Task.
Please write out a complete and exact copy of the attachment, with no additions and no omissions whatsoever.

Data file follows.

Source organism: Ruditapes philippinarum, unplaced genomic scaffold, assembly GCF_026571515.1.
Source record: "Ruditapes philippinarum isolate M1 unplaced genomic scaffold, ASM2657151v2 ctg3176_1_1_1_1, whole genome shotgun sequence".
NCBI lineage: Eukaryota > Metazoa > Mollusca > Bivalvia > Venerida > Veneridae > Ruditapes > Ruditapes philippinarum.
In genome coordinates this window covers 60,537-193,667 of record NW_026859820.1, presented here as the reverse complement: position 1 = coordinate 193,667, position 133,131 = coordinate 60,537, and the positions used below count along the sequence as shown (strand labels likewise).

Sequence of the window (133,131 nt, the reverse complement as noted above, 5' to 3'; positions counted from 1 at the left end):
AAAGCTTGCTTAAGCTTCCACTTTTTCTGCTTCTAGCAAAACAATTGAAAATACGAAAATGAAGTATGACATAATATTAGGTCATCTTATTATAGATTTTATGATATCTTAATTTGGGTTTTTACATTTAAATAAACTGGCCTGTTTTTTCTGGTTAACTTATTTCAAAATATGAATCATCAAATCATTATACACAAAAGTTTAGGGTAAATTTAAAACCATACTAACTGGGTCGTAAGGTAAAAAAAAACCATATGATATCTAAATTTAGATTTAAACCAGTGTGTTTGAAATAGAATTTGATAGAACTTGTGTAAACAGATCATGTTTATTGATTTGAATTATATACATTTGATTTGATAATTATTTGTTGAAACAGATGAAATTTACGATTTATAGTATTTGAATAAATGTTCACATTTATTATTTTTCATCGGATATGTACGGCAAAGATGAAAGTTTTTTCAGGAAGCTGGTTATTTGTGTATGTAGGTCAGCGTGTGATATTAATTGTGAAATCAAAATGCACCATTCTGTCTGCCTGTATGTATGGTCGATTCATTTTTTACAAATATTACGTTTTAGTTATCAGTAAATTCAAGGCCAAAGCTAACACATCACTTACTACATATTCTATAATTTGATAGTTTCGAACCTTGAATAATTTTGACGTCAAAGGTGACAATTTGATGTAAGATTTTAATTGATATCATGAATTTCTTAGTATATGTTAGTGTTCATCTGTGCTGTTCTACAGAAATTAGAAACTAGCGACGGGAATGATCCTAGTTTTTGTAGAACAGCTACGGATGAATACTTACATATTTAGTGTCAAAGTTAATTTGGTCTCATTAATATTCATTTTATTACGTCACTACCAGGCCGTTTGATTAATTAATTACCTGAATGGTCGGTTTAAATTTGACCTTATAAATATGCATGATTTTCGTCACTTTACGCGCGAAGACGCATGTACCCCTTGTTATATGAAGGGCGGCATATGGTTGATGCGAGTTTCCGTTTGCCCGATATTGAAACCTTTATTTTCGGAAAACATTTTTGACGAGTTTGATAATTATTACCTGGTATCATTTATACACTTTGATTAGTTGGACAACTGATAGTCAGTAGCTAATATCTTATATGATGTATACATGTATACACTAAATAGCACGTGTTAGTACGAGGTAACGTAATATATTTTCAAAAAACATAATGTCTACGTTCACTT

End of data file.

Source organism: Ruditapes philippinarum, unplaced genomic scaffold, assembly GCF_026571515.1.
Source record: "Ruditapes philippinarum isolate M1 unplaced genomic scaffold, ASM2657151v2 ctg3176_1_1_1_1, whole genome shotgun sequence".
NCBI lineage: Eukaryota > Metazoa > Mollusca > Bivalvia > Venerida > Veneridae > Ruditapes > Ruditapes philippinarum.
In genome coordinates this window covers 60,537-193,667 of record NW_026859820.1, presented here as the reverse complement: position 1 = coordinate 193,667, position 133,131 = coordinate 60,537, and the positions used below count along the sequence as shown (strand labels likewise).

Sequence of the window (133,131 nt, the reverse complement as noted above, 5' to 3'; positions counted from 1 at the left end):
AAAGCTTGCTTAAGCTTCCACTTTTTCTGCTTCTAGCAAAACAATTGAAAATACGAAAATGAAGTATGACATAATATTAGGTCATCTTATTATAGATTTTATGATATCTTAATTTGGGTTTTTACATTTAAATAAACTGGCCTGTTTTTTCTGGTTAACTTATTTCAAAATATGAATCATCAAATCATTATACACAAAAGTTTAGGGTAAATTTAAAACCATACTAACTGGGTCGTAAGGTAAAAAAAAACCATATGATATCTAAATTTAGATTTAAACCAGTGTGTTTGAAATAGAATTTGATAGAACTTGTGTAAACAGATCATGTTTATTGATTTGAATTATATACATTTGATTTGATAATTATTTGTTGAAACAGATGAAATTTACGATTTATAGTATTTGAATAAATGTTCACATTTATTATTTTTCATCGGATATGTACGGCAAAGATGAAAGTTTTTTCAGGAAGCTGGTTATTTGTGTATGTAGGTCAGCGTGTGATATTAATTGTGAAATCAAAATGCACCATTCTGTCTGCCTGTATGTATGGTCGATTCATTTTTTACAAATATTACGTTTTAGTTATCAGTAAATTCAAGGCCAAAGCTAACACATCACTTACTACATATTCTATAATTTGATAGTTTCGAACCTTGAATAATTTTGACGTCAAAGGTGACAATTTGATGTAAGATTTTAATTGATATCATGAATTTCTTAGTATATGTTAGTGTTCATCTGTGCTGTTCTACAGAAATTAGAAACTAGCGACGGGAATGATCCTAGTTTTTGTAGAACAGCTACGGATGAATACTTACATATTTAGTGTCAAAGTTAATTTGGTCTCATTAATATTCATTTTATTACGTCACTACCAGGCCGTTTGATTAATTAATTACCTGAATGGTCGGTTTAAATTTGACCTTATAAATATGCATGATTTTCGTCACTTTACGCGCGAAGACGCATGTACCCCTTGTTATATGAAGGGCGGCATATGGTTGATGCGAGTTTCCGTTTGCCCGATATTGAAACCTTTATTTTCGGAAAACATTTTTGACGAGTTTGATAATTATTACCTGGTATCATTTATACACTTTGATTAGTTGGACAACTGATAGTCAGTAGCTAATATCTTATATGATGTATACATGTATACACTAAATAGCACGTGTTAGTACGAGGTAACGTAATATATTTTCAAAAAACATAATGTCTACGTTCACTT